Blackstone Earnings & Private Equity Outlook (BX, PSP)

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Shares of The Blackstone Group, L.P. (NYSE: BX) have seen their share of pain since coming public in 2007.  The private equity giant will report earnings Monday, and this may further set the tone for at least the public anticipation of private equity firms for the months ahead.  Much of that should already be known as the days of the giant club-deals are dead and as many private equity firms have had to focus on smaller deals that are in-line with more historic trends of deals being in the hundreds-of-millions of dollars or in the few-Billion dollar range.  Much of the current climate has also revolved around vulture activities and buying assets that are deemed distressed in market pricing that in reality may not be as weak as the prices would indicate.  Funds are still being raised.

There are just not many public comparisons to base a history on, so we’d urge traders and investors alike to use any formal estimates as a sort of moving target that might not be as set in stone as most other established companies.  First Call had estimates pegged at $0.19 EPS and $434.6 million in revenues on last look.  If any guidance is offered, next quarter estimates appear to be $0.26 EPS on $549.8 million in revenues.  Once again, use those as a vague moving target as the crowd of analysts making formal numbers is rather small.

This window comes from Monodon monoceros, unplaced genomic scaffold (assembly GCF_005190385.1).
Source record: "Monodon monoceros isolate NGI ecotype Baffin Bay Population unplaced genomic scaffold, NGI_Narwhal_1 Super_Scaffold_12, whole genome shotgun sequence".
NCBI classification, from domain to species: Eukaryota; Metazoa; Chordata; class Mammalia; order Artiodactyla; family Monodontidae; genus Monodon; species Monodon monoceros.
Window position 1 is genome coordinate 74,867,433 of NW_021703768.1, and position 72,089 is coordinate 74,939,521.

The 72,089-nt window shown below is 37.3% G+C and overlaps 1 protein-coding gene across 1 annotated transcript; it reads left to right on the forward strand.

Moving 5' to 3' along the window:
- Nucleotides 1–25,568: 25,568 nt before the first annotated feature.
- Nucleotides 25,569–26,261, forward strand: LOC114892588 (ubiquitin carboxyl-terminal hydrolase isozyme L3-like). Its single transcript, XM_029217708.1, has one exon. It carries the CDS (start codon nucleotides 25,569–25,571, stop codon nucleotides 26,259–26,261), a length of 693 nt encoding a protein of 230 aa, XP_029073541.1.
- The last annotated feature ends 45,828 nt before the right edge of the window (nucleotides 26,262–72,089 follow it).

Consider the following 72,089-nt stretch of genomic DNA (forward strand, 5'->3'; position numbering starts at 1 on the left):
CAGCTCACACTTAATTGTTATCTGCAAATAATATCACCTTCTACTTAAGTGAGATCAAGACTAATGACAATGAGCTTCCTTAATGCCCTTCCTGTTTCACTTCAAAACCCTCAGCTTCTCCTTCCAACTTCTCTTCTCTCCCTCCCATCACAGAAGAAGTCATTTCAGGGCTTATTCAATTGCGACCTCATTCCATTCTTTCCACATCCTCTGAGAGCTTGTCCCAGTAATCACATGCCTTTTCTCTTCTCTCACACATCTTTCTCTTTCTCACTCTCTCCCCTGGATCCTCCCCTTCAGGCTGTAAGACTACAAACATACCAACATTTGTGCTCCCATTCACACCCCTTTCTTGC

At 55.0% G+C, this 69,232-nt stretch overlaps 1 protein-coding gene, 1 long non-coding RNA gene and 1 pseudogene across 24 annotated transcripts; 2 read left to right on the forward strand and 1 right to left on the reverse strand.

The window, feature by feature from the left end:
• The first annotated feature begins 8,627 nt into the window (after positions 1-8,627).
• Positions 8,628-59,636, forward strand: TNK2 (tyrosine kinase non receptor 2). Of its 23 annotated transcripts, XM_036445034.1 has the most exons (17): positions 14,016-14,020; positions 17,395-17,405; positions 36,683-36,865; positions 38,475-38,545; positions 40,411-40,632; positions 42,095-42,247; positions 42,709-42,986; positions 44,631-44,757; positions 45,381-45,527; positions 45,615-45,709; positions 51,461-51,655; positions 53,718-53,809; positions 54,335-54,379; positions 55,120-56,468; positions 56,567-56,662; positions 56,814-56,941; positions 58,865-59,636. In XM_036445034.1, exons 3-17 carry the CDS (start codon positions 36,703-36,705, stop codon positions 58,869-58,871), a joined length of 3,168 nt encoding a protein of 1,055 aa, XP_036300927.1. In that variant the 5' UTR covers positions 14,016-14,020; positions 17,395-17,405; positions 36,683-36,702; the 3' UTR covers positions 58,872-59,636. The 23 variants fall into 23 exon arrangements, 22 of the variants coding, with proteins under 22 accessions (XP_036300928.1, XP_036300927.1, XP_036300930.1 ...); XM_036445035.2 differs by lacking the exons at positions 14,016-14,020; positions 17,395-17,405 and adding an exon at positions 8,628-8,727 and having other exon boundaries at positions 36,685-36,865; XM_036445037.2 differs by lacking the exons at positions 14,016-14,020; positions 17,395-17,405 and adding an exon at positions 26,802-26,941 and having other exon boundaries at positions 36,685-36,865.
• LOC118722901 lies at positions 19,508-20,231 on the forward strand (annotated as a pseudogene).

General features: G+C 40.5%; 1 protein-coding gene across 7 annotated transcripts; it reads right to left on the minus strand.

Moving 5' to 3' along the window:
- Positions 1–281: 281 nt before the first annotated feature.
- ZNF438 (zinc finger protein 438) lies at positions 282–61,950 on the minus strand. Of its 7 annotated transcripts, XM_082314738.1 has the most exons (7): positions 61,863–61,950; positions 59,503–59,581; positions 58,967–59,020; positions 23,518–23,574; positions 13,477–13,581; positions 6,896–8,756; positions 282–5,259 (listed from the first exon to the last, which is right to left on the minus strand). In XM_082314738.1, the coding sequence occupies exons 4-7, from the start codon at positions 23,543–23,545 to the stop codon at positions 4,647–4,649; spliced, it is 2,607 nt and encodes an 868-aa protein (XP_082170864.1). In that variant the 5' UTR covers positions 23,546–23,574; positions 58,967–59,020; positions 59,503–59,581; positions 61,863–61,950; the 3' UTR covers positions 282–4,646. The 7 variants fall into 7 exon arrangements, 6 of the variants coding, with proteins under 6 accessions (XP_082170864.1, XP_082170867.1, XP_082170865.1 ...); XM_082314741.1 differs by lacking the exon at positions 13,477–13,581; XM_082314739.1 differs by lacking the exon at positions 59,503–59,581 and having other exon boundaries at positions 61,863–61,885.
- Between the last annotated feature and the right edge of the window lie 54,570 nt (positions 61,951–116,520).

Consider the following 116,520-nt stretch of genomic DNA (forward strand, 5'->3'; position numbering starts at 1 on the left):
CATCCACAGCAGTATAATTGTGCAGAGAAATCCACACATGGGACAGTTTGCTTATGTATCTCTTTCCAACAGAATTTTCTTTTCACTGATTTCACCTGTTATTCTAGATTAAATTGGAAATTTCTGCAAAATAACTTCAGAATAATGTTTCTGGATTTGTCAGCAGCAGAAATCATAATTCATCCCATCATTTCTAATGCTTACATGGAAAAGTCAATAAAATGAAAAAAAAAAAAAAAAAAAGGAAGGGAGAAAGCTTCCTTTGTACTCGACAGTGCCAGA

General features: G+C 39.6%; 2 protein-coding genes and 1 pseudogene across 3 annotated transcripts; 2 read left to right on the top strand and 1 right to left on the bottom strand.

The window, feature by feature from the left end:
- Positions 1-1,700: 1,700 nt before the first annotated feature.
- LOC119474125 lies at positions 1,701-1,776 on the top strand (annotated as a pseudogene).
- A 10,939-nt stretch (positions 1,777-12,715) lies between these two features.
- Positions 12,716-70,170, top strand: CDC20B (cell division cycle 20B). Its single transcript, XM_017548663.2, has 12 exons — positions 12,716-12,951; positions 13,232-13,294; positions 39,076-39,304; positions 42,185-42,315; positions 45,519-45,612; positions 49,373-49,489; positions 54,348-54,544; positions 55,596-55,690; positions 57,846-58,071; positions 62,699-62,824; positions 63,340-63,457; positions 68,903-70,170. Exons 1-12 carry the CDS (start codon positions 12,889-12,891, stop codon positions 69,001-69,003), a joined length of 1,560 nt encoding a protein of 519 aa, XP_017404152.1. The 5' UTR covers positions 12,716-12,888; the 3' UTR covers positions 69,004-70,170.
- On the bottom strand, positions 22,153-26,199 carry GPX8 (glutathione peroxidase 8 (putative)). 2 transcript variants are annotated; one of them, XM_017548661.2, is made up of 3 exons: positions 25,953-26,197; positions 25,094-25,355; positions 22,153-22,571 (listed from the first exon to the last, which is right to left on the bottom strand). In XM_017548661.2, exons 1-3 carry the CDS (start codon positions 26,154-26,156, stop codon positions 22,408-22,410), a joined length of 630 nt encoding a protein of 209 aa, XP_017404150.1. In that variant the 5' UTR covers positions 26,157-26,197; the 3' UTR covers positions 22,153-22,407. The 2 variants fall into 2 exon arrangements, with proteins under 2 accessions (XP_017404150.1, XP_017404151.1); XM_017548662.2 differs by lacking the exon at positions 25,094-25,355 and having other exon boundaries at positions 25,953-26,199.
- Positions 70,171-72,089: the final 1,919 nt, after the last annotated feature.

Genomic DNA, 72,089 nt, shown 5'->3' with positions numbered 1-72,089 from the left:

Options traders appear to be braced for a move of at least $1.00 in either direction.  The chart here has been of little use as the stock’s price has just gone lower and lower.  Shares closed down some 3% at $14.58 Friday after putting in a new intraday low of $14.16.  Its post-IPO high was $38.00.

Private equity is not dead.  But the excesses of 2006 and 2007 are proving to look very similar to the excesses seen in the consumer credit bubble.  Blackstone was one of the only private equity firms that made it to a huge public IPO last year, but we have noted how there are in essence many more public private equity firms, hedge funds, and others that act similar to private equity firms.  There is even an ETF called the PowerShares Listed Private Equity (AMEX:PSP), and another exchange traded note recently launched.

This may be heresy, but there is at least one thing to consider: if the share prices post the same performance ahead as they have seen since an IPO, it would be very conceivable that Steve Schwarzman and other officers decide its time to go private again.

Jon C. Ogg
March 8, 2008